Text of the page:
Of course it’s good that our friends and family build us up, but when we are seeking our own glory we are missing our own freedom. After all, he who tries to save his life will lose it. The last shall be first and the first shall be last. These are hard-hitting realities about our Kingdom. (Luke 17:33, Matt 20:16)

If anyone would go after Jesus they are to deny themselves and take up their cross and follow Him (Luke 9:23). Jesus is the greatest treasure, ever. If you don’t agree that’s OK, but I haven’t found anything else to be true, to be honest, and I have tried numerous alternatives.

But to have Him we need to deny ourselves and take up our cross. Hardly an easy thing. Yet there it is. Life is not about us. When we finally give it up that’s when we find the contentment and joy we’re looking for. We may die in obscurity, nobody will ever know who we were, yet we will die far happier than many of this world’s greatest heroes who go down in the history books as men and women to be praised. When we finally give up the drive to be known by everyone we can actually focus on those people who count in our lives and finally, at last, joy can be found in the ordinariness and humdrum of our lives. Because I believe that true and eternal joy is actually only found in the person of Jesus Christ, and that’s why I call myself a Christian.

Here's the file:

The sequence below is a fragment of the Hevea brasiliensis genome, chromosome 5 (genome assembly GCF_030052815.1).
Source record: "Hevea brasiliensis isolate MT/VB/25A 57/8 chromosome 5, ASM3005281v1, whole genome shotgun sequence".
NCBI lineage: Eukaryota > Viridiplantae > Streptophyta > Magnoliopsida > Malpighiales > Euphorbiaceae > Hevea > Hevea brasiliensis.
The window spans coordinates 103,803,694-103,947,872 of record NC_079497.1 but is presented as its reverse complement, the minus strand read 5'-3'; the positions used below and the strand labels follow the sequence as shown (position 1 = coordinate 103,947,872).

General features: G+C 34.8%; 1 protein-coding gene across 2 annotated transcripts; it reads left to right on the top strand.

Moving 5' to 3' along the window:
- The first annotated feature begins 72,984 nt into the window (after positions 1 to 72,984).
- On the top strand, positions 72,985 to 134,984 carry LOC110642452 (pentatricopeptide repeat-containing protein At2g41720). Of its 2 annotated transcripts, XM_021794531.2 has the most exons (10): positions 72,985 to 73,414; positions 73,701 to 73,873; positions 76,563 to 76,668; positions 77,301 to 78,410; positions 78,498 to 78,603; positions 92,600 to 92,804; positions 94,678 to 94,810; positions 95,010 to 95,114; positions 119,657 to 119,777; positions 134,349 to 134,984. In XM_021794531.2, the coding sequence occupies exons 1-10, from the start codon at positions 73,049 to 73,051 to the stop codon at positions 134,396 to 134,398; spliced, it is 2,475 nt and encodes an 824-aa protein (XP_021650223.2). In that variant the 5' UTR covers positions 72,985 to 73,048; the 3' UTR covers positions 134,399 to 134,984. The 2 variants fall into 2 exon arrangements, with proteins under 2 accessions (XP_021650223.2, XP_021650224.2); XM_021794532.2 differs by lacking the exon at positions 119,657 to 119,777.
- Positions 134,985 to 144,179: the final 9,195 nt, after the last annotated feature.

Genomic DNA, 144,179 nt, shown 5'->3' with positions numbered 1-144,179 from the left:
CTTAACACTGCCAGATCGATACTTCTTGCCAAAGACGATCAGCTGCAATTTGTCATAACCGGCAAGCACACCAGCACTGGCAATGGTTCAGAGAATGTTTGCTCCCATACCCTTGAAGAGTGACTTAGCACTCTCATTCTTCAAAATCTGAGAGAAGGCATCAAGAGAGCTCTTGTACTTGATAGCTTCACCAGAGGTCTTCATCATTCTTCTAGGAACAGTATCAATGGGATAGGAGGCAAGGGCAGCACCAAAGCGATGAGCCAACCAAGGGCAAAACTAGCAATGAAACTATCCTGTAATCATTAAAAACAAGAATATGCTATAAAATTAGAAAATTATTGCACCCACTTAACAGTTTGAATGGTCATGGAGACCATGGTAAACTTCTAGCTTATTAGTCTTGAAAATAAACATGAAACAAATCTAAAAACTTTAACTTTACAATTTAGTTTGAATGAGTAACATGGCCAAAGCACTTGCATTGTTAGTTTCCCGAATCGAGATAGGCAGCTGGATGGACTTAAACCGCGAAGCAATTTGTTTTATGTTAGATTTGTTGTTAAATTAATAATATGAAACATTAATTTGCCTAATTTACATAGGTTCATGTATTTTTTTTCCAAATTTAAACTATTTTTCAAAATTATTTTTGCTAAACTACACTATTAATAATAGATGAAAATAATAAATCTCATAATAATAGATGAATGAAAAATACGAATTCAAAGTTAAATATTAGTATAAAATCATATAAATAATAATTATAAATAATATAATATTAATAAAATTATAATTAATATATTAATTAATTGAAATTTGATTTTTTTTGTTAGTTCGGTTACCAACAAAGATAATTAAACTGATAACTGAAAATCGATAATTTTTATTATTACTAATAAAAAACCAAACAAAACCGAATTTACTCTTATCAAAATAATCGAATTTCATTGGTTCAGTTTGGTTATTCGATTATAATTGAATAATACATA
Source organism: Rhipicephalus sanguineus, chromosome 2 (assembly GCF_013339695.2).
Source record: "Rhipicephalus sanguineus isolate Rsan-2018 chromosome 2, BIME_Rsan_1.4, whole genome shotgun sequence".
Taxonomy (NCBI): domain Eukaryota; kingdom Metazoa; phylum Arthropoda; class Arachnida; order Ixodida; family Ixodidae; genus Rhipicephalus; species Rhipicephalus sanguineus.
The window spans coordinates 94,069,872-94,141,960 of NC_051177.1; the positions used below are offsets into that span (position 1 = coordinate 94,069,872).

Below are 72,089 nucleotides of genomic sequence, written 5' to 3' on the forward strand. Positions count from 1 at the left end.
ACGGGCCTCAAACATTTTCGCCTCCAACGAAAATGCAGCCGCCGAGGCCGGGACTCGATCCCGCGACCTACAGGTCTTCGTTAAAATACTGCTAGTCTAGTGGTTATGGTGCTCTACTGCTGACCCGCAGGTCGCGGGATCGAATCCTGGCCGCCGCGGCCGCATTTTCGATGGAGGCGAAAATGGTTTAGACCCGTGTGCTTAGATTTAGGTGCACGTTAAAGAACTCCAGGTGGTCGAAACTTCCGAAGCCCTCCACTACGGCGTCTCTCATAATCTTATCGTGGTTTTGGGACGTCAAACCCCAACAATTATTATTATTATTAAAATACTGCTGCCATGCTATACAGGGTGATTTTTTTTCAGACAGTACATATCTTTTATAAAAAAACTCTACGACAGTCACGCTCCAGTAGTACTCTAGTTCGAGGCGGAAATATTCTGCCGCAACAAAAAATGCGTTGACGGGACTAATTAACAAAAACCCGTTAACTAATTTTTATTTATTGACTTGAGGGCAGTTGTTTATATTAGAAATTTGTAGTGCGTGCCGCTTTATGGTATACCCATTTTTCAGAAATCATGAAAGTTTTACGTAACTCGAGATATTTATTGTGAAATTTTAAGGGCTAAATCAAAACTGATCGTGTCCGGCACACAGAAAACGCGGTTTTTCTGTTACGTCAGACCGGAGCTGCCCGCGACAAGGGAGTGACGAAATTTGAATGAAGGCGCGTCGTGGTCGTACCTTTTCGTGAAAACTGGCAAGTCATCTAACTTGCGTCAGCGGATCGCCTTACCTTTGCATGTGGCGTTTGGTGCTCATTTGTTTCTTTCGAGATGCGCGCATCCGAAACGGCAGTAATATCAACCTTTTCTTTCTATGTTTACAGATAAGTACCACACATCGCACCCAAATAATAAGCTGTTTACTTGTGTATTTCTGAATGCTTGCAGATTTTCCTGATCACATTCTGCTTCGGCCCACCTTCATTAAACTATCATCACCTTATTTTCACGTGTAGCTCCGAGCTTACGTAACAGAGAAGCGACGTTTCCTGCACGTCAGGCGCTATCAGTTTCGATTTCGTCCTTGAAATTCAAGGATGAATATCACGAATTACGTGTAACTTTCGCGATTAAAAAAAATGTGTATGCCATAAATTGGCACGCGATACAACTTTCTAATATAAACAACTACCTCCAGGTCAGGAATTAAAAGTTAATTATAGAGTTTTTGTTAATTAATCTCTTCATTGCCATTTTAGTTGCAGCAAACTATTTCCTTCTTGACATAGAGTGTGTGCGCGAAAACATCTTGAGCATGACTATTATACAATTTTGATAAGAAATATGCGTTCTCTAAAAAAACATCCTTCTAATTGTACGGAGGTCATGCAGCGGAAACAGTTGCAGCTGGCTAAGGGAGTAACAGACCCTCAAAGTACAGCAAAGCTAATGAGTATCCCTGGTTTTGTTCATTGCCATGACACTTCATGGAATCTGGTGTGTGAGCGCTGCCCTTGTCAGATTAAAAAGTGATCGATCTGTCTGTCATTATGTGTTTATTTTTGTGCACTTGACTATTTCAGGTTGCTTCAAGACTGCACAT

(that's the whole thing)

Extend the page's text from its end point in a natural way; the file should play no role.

Blogs (Faith), Life-Ecstatic (Faith)

Work (Pt 2): Don’t Stop; Don’t Fret; Don’t Seek a Better Life

bread working prosperity

In Part One of this series we covered that God is the one who created WORK, and he called it good. One of the principle points around this I mentioned was:

If we were created to work, we must work, and in doing so we do one of the things we were made to do – regardless of what we are doing. So menial jobs carry a greater meaning. Also, the point of life is not to try and do whatever we can to stop working. We must work, despite our bank balance.

We tend to either be workaholics or idle busybodies. And both of them lead to anxiety while at the same time tend to become our habit because of anxiety.

We’re anxious about what people will think of our work, whether we’ll be a success or not, if people will call us a failure, whether our family will be proud, whether we are working hard enough to receive a good reward – and that reward is usually financial and often in an effort to stop working. If we could just crack this next big deal we may have enough money to quit this job, maybe retire, or maybe start our ‘dream job’, only to find years down the line that our dream job has also become a bit of a pain.

Psalm 127: 1 – 2